The Purpose of Nickel (Ni) Plating on Components or Circuit Boards in the Electronics Industry

The Purpose of Nickel (Ni) Plating on Components or Circuit Boards in the Electronics Industry

Firstly, let’s clarify that Workingbear is not a metallurgy expert. The content of this article is based purely on personal experience and information gathered from the internet. If there are any errors, feel free to point them out for correction. However, Workingbear takes no responsibility for any consequences.

The chemical symbol for “nickel” is “Ni”. Nickel is widely used in engineering and industry due to its excellent physical, mechanical, and chemical properties. Its applications include corrosion resistance, increased hardness, wear resistance, and magnetism. Nickel is primarily used in alloy formulations, such as Iron–nickel alloy, nickel-chromium-iron alloy, and Cupronickel (copper–nickel), to enhance corrosion resistance and oxidation resistance. Early on, nickel was also commonly used in the production of currency due to its excellent oxidation resistance.

The Purpose of Nickel (Ni) Plating on Components or Circuit Boards in the Electronics Industry

Why is nickel’s oxidation resistance considered excellent? It’s essential to note that nickel itself has a relatively high reactivity with oxygen. In other words, nickel exposed to the atmosphere is prone to oxidation. However, when nickel reacts with oxygen, it forms a thin layer of oxide (NiO, Ni(OH)2), acting like a protective film. This protective film isolates nickel from contact with air, preventing further oxidation. Therefore, when nickel is exposed to the atmosphere, it undergoes self-oxidation, forms a protective film, and then protects itself and the underlying metal from continuous oxidation. This needs attention in practical usage.

This behavior of forming a protective film after oxidation to prevent further oxidation is referred to as “passivation.” We’ll delve into metal passivation in more detail another time. Doesn’t “metal passivation” sound a bit like a caterpillar cocooning itself in silk?

Therefore, nickel is often electroplated onto the surfaces of other metals to protect the underlying metal from contact with air and the resulting oxidation. However, the plated layer must achieve “void-free” status to provide effective protection. In the early days of nickel plating processes, as the technology was not very mature, tiny pores often occurred, failing to completely seal the underlying metal beneath the nickel layer. This led to the continued oxidation of the base metal even after nickel plating. Nowadays, nickel plating processes have become more mature, typically involving the addition of sealants to the plating bath to address the issue of porosity.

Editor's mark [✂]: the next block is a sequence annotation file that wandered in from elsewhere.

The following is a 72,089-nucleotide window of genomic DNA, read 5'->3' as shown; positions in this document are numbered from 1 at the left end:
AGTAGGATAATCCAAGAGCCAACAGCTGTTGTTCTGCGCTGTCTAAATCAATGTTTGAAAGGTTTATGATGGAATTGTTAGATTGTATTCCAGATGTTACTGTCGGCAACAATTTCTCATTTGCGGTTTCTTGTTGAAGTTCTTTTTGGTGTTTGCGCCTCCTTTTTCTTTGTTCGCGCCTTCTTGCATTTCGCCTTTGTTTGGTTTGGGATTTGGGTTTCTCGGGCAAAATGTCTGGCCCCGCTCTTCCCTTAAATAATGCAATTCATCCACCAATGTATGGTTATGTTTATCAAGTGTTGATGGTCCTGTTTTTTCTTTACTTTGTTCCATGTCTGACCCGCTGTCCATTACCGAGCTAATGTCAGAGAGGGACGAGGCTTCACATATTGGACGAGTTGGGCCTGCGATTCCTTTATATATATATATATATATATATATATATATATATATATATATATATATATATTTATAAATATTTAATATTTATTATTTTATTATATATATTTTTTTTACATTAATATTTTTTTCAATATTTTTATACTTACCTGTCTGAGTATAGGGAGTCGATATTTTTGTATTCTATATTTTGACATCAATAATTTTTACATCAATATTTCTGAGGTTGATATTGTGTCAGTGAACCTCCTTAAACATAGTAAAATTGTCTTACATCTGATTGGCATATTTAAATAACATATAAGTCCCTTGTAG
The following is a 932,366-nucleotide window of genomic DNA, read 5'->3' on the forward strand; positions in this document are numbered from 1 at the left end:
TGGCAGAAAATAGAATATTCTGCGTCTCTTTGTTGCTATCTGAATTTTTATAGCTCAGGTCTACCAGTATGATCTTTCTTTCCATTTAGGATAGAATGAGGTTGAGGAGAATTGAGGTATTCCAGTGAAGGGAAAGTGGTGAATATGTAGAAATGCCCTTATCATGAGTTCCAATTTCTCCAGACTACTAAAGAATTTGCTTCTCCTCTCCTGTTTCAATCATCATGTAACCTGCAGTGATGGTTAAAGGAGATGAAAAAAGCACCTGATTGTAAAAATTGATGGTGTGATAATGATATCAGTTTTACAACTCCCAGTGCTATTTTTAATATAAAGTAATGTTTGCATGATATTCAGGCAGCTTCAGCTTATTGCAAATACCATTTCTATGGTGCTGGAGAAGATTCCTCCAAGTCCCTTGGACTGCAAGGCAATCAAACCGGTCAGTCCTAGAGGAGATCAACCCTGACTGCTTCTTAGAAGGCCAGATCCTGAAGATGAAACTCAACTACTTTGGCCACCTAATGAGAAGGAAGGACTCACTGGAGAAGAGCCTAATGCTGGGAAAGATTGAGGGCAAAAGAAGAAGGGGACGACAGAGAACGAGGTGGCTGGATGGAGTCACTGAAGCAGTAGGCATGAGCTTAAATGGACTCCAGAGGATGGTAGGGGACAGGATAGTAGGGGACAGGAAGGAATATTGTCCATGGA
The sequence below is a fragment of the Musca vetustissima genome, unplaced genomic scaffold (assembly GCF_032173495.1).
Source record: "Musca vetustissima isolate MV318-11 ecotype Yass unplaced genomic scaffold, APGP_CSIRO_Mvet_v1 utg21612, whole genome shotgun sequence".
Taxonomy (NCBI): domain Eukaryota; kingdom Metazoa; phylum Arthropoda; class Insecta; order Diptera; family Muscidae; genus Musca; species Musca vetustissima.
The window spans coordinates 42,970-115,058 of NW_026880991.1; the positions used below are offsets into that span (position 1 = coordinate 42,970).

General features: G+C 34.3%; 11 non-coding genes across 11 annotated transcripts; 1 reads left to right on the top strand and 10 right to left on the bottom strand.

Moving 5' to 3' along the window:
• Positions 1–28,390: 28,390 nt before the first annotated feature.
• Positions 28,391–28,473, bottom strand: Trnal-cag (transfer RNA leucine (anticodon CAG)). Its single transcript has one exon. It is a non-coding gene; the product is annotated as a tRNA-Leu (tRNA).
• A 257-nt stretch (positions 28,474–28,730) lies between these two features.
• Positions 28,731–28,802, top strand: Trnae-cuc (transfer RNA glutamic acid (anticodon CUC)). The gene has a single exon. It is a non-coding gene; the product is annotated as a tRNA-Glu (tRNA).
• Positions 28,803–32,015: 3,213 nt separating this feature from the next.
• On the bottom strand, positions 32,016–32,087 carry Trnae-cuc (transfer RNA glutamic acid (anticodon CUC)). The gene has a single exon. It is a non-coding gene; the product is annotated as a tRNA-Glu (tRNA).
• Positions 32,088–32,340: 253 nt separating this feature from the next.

In addition to preventing oxidation, nickel plating on metal surfaces also enhances various mechanical properties, including:

  1. Tensile strength

  2. Elongation

  3. Hardness

  4. Internal stress

  5. Fatigue life

  6. Hydrogen embrittlement

Furthermore, nickel-plated layers exhibit excellent resistance to chemical corrosion, making them widely used in industries such as chemicals, petroleum, food, and beverages to prevent corrosion, product contamination, and maintain product purity. However, it’s essential to note that the protective oxide film of nickel can form pinhole corrosion when exposed to chloride solutions. Generally, nickel plating is not problematic in neutral or alkaline solutions, but it can corrode when exposed to most minerals.